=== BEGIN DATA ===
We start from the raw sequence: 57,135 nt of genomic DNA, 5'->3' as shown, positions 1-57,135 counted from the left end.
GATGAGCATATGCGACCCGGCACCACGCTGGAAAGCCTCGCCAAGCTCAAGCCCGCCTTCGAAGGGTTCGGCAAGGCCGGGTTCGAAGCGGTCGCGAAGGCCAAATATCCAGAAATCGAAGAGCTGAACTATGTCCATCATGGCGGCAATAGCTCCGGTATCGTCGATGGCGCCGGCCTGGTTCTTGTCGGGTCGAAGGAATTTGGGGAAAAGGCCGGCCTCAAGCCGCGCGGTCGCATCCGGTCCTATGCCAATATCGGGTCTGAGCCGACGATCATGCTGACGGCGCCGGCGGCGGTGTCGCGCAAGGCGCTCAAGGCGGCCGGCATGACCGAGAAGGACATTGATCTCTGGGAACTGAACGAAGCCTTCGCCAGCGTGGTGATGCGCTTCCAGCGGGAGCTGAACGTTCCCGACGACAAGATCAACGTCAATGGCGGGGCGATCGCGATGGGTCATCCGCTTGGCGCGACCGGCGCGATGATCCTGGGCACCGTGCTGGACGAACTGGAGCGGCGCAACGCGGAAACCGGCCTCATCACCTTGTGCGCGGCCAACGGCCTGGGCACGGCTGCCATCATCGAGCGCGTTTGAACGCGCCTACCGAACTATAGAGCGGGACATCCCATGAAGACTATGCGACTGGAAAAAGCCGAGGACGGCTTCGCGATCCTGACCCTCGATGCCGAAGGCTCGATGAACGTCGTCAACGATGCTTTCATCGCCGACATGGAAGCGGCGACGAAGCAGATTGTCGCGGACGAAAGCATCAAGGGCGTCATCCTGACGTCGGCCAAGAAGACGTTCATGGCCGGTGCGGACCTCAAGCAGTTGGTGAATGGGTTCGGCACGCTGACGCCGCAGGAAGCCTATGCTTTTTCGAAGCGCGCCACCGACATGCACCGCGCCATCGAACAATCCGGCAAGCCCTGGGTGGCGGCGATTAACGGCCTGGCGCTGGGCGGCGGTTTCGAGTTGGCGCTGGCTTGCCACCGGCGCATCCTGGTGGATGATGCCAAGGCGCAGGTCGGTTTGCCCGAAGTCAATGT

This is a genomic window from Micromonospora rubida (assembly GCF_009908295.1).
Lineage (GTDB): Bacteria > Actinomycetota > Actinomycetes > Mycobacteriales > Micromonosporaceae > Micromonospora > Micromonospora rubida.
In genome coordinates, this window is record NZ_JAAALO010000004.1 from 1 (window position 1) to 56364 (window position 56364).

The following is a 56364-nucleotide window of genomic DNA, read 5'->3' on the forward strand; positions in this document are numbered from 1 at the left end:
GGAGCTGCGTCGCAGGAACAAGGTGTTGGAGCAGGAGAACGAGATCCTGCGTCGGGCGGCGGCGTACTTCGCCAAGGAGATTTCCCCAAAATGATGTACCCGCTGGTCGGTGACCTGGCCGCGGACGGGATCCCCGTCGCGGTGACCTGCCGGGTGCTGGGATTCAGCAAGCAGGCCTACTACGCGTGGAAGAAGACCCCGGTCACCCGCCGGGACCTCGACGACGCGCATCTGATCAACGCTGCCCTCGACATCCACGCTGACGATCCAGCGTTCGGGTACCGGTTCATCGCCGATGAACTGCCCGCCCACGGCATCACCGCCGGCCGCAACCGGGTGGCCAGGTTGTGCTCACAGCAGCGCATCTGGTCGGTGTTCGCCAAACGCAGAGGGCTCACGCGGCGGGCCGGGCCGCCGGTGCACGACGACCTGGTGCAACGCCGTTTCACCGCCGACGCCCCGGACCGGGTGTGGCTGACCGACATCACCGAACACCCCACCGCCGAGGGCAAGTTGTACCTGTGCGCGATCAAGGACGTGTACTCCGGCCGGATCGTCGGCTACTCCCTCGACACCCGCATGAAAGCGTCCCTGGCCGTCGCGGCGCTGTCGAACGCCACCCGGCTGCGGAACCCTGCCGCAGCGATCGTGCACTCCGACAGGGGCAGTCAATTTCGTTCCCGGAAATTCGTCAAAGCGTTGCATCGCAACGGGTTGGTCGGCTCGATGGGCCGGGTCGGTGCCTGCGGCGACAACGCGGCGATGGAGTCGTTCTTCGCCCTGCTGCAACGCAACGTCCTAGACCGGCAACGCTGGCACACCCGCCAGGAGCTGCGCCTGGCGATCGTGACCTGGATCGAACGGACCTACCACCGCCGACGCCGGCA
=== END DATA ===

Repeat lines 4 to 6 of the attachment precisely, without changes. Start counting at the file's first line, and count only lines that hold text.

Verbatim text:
Lineage (GTDB): Bacteria > Actinomycetota > Actinomycetes > Mycobacteriales > Micromonosporaceae > Micromonospora > Micromonospora rubida.
In genome coordinates, this window is record NZ_JAAALO010000004.1 from 1 (window position 1) to 56364 (window position 56364).

The following is a 56364-nucleotide window of genomic DNA, read 5'->3' on the forward strand; positions in this document are numbered from 1 at the left end: